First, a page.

Thursday, March 29, 2012

Crosses At Every Turn

Someone posted a quotation today from St. Francis de Sales. At first it felt like a punch in the stomach. How can I ever have a perspective on life like this?
"I see crosses at every turn. My flesh shudders over it, but my heart adores them. Yes, I hail you, crosses little and great, I hail you, and kiss your feet, unworthy of the honor of your shadow."
And the saints are not kidding. They see it. They really do. Even as they feel the pain, they see the glory. How? Of course I know the answer to that question. It’s God’s grace, and also the freedom that His grace awakens within them, the freedom to love, which means–in this life–the freedom to suffer. I can’t look at the face of Blessed Chiara Badano every day without remembering that this is really true. But how can this become an experience for me. Do I even want it, really?

Do I "adore" the crosses in my own life with "my heart"? Wow. I see crosses at every turn, and I pray, "can you take this one away, please?" At best I manage a "Sigh. Okay, here we go again!" That’s my best...which is not very often.

Most of the time, when I see the cross (which really means when I hear that call–all throughout the day– to love, to give of myself), I try to evade it, sneak away from it, or if necessary just run, run, run. I know I’m not alone in this. Let’s face it: the Gospel verse that describes the way we Christians usually live is the one that tells us what the disciples did when Jesus was arrested: “And they all forsook Him and fled” (Mark 14:50).

I spend a good part of the day running away from my life.

And there are so many places to escape. Of course there are the distractions of technology, the media, and the consumer culture. But there are even better ones: the distractions of my ideas and plans, which are so good and important, after all. It is so much easier to talk or write about Jesus with beautiful words than it is to face that moment when my child needs the presence and the love of her father, even to do something very simple, like make a sandwich!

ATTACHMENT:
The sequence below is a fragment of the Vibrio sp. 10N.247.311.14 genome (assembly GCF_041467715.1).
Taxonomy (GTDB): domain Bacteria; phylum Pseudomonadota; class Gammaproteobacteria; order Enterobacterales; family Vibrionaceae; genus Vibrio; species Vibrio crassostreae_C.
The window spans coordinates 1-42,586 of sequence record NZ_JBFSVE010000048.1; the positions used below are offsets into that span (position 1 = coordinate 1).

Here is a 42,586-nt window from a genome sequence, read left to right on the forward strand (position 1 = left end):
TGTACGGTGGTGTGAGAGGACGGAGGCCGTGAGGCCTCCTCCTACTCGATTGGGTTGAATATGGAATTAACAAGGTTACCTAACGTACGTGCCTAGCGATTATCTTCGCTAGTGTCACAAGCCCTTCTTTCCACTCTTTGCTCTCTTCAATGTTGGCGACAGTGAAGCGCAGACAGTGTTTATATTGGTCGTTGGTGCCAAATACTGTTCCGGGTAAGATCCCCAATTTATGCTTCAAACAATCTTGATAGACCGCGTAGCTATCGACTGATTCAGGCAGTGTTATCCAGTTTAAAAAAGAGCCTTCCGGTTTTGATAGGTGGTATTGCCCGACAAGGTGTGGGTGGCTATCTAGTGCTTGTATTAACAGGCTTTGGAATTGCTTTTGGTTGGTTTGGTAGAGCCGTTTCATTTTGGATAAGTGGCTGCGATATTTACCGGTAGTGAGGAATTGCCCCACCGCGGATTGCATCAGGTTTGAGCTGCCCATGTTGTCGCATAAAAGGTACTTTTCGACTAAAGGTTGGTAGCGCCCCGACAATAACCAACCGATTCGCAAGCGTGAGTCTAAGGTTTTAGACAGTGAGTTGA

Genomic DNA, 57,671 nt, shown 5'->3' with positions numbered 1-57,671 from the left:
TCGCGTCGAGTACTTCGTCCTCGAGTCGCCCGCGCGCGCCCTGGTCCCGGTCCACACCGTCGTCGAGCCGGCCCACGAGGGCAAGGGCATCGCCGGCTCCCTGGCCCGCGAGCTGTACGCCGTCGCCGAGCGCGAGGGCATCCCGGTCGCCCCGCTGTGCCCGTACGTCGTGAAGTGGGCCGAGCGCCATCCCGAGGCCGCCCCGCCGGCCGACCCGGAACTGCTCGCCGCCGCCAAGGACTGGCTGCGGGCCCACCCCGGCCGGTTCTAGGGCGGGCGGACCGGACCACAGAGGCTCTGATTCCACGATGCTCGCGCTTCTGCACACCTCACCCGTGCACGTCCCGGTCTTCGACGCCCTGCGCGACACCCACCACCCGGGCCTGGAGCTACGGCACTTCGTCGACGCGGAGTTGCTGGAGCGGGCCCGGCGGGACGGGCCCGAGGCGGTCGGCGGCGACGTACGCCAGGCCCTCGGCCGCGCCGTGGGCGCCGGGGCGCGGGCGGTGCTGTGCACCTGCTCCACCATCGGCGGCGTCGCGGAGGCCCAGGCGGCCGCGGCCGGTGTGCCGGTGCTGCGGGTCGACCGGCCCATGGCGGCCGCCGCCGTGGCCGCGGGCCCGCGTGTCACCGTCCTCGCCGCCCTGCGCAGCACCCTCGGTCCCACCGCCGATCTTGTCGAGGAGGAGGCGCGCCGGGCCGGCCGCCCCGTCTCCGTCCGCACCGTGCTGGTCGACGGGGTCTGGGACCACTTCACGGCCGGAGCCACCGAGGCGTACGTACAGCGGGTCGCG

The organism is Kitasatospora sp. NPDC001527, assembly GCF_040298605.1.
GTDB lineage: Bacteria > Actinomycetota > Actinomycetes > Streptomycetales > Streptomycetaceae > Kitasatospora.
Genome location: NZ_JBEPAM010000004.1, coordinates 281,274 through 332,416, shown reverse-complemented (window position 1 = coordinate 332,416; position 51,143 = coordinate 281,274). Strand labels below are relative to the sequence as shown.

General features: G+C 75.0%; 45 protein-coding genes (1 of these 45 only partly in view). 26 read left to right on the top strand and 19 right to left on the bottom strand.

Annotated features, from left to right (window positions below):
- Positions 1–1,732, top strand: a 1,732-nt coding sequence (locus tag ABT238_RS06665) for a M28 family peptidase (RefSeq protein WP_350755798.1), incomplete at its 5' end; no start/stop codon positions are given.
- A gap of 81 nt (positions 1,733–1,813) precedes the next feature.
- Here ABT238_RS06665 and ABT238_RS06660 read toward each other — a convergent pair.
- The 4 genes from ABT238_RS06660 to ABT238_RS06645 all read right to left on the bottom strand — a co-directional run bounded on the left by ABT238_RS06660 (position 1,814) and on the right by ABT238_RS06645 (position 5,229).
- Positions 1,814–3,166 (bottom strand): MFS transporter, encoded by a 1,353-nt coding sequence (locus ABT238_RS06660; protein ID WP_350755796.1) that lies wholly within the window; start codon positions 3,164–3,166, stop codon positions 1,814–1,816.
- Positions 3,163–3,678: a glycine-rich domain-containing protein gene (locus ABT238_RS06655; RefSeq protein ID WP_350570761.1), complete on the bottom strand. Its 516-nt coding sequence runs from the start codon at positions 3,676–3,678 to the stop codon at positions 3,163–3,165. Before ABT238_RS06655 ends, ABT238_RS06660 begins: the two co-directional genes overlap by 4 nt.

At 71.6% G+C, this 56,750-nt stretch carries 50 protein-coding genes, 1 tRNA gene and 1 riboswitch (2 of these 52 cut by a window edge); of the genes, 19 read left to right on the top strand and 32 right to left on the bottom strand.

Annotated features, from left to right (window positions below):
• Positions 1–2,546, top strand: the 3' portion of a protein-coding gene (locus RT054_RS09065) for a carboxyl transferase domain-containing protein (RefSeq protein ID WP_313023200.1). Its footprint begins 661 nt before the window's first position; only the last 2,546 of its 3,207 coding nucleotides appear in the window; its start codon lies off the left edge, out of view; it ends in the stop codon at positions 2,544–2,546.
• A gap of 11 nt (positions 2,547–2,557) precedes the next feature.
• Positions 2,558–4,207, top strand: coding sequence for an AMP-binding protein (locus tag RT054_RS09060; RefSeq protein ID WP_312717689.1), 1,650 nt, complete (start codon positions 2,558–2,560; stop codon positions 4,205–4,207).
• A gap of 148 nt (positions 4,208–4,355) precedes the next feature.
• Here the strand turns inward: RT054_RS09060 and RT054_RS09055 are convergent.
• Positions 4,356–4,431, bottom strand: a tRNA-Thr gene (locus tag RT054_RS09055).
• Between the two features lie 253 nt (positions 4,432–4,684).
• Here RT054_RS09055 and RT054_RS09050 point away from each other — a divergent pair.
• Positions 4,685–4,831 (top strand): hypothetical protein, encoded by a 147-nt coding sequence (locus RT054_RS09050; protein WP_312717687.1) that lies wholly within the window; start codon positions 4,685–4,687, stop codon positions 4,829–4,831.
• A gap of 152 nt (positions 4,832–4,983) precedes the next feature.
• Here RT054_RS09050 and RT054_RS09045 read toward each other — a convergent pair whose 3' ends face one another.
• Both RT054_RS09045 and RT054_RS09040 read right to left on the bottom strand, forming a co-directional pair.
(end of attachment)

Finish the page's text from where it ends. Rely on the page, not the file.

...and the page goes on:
And I am actually called to raise these children. I am called to witness to them about the love of God. I hide from this in a thousand ways. To look upon it is overwhelming.

And then there is all the pain in life that can’t be avoided, that just digs into me and tries to engender bitterness.

But God does not leave me alone.

I run from the cross and I hide, but He passes through my walls and my locked doors and shows Himself again as the Risen One. He responds to my failure with His mercy. He shows me myself, but He also shows me Himself, and He says, “Do not be afraid. It is I.”

Do not be afraid.

In the end we all must suffer. To find His glory in the midst of our suffering: this is the “narrow road.”

I hardly understand what it means, concretely, for me. So I must pray, I must beg Him to make me more the person He wills me to be. And I must struggle to do good, to continually begin again, to cry out again and again to see the face of God and be changed by Him because I know that He is here. He is Jesus.

 I still marvel and gasp at St. Francis de Sales, but there is, I think, a tiny bit of that “heart” here, a beginning of something new.

In the end, we all must suffer. Is there anyone, really, who is not suffering right now?

And what would I have without Jesus? Just a jungle of suffering and no response except, "Go away, I hate you" as it devours me. Or perhaps, a desperate cry for help lifted to the mute heavens.

Jesus makes all the difference. Jesus is everything